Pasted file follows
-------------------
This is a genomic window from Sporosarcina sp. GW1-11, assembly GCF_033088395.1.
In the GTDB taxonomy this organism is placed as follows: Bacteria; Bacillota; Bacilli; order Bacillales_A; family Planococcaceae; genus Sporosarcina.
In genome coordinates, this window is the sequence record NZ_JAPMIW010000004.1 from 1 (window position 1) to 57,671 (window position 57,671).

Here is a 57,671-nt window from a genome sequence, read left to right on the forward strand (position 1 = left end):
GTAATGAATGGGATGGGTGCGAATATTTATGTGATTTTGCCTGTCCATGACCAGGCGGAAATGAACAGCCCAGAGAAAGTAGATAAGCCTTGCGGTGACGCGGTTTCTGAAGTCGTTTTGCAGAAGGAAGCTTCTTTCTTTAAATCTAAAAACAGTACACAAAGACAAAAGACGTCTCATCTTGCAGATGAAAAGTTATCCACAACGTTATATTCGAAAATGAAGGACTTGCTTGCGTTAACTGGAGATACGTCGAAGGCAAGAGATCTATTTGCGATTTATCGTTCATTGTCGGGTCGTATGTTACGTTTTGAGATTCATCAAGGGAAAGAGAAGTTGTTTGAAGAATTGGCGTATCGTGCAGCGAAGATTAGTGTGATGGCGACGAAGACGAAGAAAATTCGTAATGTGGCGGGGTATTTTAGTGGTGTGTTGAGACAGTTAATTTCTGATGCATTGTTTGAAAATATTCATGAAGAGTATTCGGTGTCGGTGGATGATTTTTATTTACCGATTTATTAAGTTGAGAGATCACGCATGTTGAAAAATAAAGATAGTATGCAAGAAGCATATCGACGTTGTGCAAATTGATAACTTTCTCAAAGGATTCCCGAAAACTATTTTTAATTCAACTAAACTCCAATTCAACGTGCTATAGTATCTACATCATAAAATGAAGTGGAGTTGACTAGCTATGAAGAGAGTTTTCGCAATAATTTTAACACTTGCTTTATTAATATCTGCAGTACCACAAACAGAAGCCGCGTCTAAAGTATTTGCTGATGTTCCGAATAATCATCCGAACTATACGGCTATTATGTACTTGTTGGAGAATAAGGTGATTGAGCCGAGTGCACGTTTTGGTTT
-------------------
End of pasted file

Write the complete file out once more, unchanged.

This is a genomic window from Sporosarcina sp. GW1-11, assembly GCF_033088395.1.
In the GTDB taxonomy this organism is placed as follows: Bacteria; Bacillota; Bacilli; order Bacillales_A; family Planococcaceae; genus Sporosarcina.
In genome coordinates, this window is the sequence record NZ_JAPMIW010000004.1 from 1 (window position 1) to 57,671 (window position 57,671).

Here is a 57,671-nt window from a genome sequence, read left to right on the forward strand (position 1 = left end):
GTAATGAATGGGATGGGTGCGAATATTTATGTGATTTTGCCTGTCCATGACCAGGCGGAAATGAACAGCCCAGAGAAAGTAGATAAGCCTTGCGGTGACGCGGTTTCTGAAGTCGTTTTGCAGAAGGAAGCTTCTTTCTTTAAATCTAAAAACAGTACACAAAGACAAAAGACGTCTCATCTTGCAGATGAAAAGTTATCCACAACGTTATATTCGAAAATGAAGGACTTGCTTGCGTTAACTGGAGATACGTCGAAGGCAAGAGATCTATTTGCGATTTATCGTTCATTGTCGGGTCGTATGTTACGTTTTGAGATTCATCAAGGGAAAGAGAAGTTGTTTGAAGAATTGGCGTATCGTGCAGCGAAGATTAGTGTGATGGCGACGAAGACGAAGAAAATTCGTAATGTGGCGGGGTATTTTAGTGGTGTGTTGAGACAGTTAATTTCTGATGCATTGTTTGAAAATATTCATGAAGAGTATTCGGTGTCGGTGGATGATTTTTATTTACCGATTTATTAAGTTGAGAGATCACGCATGTTGAAAAATAAAGATAGTATGCAAGAAGCATATCGACGTTGTGCAAATTGATAACTTTCTCAAAGGATTCCCGAAAACTATTTTTAATTCAACTAAACTCCAATTCAACGTGCTATAGTATCTACATCATAAAATGAAGTGGAGTTGACTAGCTATGAAGAGAGTTTTCGCAATAATTTTAACACTTGCTTTATTAATATCTGCAGTACCACAAACAGAAGCCGCGTCTAAAGTATTTGCTGATGTTCCGAATAATCATCCGAACTATACGGCTATTATGTACTTGTTGGAGAATAAGGTGATTGAGCCGAGTGCACGTTTTGGTTT